If you thought artwork was reserved for galleries and museums in Southern Queensland Country, we’ve got news for you – everything is a canvas in our country.
Our region is packed with artwork to explore outdoors – from the side of buildings in our town’s main streets to water tanks and disused silos and water towers standing over 30-metres-tall.
With two painted silos, three painted water tanks, and nearly 100 murals to discover, follow this guide to explore our region’s best outdoor artwork.
Brisbane to Toowoomba
Put on your street art critic hat and hit the road for your first stop on the tour, 126 kilometres west of Brisbane, Toowoomba.
Not only is Toowoomba Queensland’s largest inland city, it’s also home to one of Queensland’s bustling street art scenes with over 55 murals (and counting).
Make sure you start your tour at Ruthven Street to see The Elephant by Brisbane-based artist Fintan Magee, one of the most recognised and photographed murals.
Find out more about what to see and do in Toowoomba, here.
Toowoomba to Goondiwindi
Image: Tex Acola
Find one of the pioneering outdoor artworks, the Millmerran Water Tank Art, which was commissioned in 1998 and given a fresh lick of paint in 2013.
Located on the roadside, make sure you pull over at the designated parking area for a closer look, before continuing 100 kilometres to the town of Yelarbon whose population ticks just 364 people.
While the population may be small, its silo art is monumental, measuring 1,800 square metres.
Spread across eight Graincorp silos, this artwork by Jordon Bruce (aka The Brightsiders) took two weeks and more than one thousand litres of paint to complete.
When the Rains Come, tells the story of a young boy playing in the lagoon, highlighting the local flora and fauna of the region.
With Goondiwindi, a short thirty minutes to the west, you can plan your overnight stay in this Southern Queensland Country town.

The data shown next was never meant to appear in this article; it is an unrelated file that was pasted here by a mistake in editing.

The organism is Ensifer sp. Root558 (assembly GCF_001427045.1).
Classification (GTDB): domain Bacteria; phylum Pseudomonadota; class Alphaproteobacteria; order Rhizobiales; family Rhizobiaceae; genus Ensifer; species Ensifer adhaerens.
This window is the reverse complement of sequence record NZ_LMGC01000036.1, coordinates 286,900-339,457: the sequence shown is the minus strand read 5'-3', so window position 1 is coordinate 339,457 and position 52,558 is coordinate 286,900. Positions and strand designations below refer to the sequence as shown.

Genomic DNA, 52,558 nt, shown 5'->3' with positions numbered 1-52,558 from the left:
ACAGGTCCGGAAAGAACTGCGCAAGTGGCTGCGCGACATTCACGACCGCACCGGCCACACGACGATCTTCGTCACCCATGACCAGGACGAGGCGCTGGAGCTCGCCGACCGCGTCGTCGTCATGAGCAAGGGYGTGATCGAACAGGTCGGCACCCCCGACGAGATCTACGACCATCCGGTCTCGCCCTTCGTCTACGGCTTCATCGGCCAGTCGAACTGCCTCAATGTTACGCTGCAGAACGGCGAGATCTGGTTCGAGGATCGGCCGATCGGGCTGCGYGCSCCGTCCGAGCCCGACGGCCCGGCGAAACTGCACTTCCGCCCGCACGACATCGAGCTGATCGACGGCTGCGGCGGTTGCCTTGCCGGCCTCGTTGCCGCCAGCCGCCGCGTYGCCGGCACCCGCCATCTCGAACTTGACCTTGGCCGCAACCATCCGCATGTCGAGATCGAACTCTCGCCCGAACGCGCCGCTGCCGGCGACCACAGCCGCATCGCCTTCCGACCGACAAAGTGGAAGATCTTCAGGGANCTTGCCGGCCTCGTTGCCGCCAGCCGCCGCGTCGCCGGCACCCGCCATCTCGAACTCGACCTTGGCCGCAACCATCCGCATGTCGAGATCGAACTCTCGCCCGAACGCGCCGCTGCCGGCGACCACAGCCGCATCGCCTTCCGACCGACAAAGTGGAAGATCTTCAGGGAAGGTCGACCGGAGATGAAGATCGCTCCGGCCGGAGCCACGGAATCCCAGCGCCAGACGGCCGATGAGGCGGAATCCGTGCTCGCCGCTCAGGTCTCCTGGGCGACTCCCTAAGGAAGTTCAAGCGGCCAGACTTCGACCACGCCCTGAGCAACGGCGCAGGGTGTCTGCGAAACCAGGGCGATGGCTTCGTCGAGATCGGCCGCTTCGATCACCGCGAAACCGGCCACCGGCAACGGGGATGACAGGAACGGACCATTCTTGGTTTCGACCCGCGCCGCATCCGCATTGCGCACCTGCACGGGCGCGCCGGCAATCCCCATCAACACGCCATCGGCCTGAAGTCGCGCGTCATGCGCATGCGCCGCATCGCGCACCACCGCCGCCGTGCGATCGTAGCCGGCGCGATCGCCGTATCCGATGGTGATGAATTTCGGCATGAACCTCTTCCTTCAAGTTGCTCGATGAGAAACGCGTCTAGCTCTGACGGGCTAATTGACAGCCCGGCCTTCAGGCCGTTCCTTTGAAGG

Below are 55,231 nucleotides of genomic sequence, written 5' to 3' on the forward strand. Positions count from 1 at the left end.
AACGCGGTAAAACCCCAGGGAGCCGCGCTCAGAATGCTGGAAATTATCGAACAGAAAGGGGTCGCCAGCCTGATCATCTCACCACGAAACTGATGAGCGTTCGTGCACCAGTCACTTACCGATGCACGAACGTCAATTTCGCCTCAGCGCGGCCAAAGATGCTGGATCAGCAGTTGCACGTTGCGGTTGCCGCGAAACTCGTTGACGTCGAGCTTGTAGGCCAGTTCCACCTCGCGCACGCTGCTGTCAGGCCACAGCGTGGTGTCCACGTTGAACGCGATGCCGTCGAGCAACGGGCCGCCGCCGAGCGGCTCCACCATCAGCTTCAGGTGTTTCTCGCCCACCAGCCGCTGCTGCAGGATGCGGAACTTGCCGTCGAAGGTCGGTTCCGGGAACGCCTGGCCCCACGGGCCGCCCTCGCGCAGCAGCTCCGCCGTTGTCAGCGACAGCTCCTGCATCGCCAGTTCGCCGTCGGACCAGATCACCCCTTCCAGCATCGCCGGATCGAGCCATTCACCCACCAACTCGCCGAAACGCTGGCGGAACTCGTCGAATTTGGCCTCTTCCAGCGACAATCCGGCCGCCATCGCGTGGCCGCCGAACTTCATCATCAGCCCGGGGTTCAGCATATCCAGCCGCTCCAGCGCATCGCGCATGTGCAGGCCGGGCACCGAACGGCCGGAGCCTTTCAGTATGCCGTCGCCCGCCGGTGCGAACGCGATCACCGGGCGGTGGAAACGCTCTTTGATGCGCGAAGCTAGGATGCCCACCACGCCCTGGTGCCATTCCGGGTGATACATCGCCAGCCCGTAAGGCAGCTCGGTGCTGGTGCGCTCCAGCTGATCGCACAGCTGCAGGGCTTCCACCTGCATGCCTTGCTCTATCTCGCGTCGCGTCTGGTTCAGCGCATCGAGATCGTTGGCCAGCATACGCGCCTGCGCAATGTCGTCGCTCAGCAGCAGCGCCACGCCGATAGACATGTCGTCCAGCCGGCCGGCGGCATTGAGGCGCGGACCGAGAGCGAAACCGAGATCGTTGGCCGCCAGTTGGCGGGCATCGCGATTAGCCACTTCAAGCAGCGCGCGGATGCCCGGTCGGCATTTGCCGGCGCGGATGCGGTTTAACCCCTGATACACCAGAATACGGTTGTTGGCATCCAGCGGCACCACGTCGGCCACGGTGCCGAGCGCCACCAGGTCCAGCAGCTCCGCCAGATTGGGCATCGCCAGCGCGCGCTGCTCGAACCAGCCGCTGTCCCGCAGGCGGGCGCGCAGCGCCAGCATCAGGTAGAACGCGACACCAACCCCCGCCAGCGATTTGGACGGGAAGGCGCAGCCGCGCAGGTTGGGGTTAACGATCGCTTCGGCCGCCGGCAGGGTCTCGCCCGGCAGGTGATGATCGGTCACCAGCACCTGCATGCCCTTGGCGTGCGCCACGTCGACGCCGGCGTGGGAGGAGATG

If you’ve got a few hours left in the day, make sure you check out Goondiwindi’s local sights too.
Goondiwindi to St George (via Thallon)
Start your day in Goondiwindi with a stop along McLean Street to see the painted water tanks, titled On the MacIntyre River.
See the brushstrokes of four artists who collaborated on the piece in celebration of NAIDOC week.
Grab a barista-made coffee for the road, jump in your car, and drive 170 kilometres south to Thallon.
Before you navigate your way to the town’s pièce de résistance – the Graincorp silos – plan a lunch stop at the Francis Hotel.
Not only do they serve lunch and dinner seven-days-a-week, they also have another piece of mural magic hidden in their backyard.
As a gift from the silo artists, Joel Fergie and Travis Vinson (known as The Zookeeper and Drapl), the pub’s water tanks were turned into a tribute to the now critically endangered northern hairy-nosed wombats that once roamed the local region.
The GrainCorp silos are less than one kilometre from the hotel, so there’s no need to get back in the car to see the main attraction – The Watering Hole.
Image: James Gard
Taking inspiration from three local photographers, the giant mural covering four 30-metre-high silos was created from just one, A4 sized drawing.
Using over 500 litres of paint and 500 spray cans and taking three weeks to complete, the murals highlight iconic scenes from the region, including the Moonie River and native birdlife.
After appreciating these giant silos in their best possible light (did someone say sunset shots?), travel 80 kilometres to St George to overnight.
Get in the know with what to do in St George with this guide.
St George to Wandoan
Image: Marg and Russ
Continue your mural tour in Wandoan, 300 kilometres north of St George.
With painted water tanks and 33 public murals to explore along the Heritage Trail, you’ll want to make sure you’re wearing comfortable walking shoes for this day out with a difference.
Head to Henderson and Jerrad Streets to see the painted water towers dedicated to the local servicemen, dating back to the 1990s.
Step it out along the town’s Heritage Trail to learn about the local history and heritage and tick off 33 murals from painted post boxes to painted walls.
Wandoan to Brisbane
If you’re short on time, set off early to allow plenty of travel time to navigate the 400 kilometres back to Brisbane with a few stops along the way.
While you can take the Toowoomba bypass on the Warrego Highway, it’s a great opportunity to break up the journey at the halfway mark and tick off any additional murals you missed at the begining of your journey.
If you prefer a more leisurely departure time, break up the drive with an overnight in Toowoomba with this guide.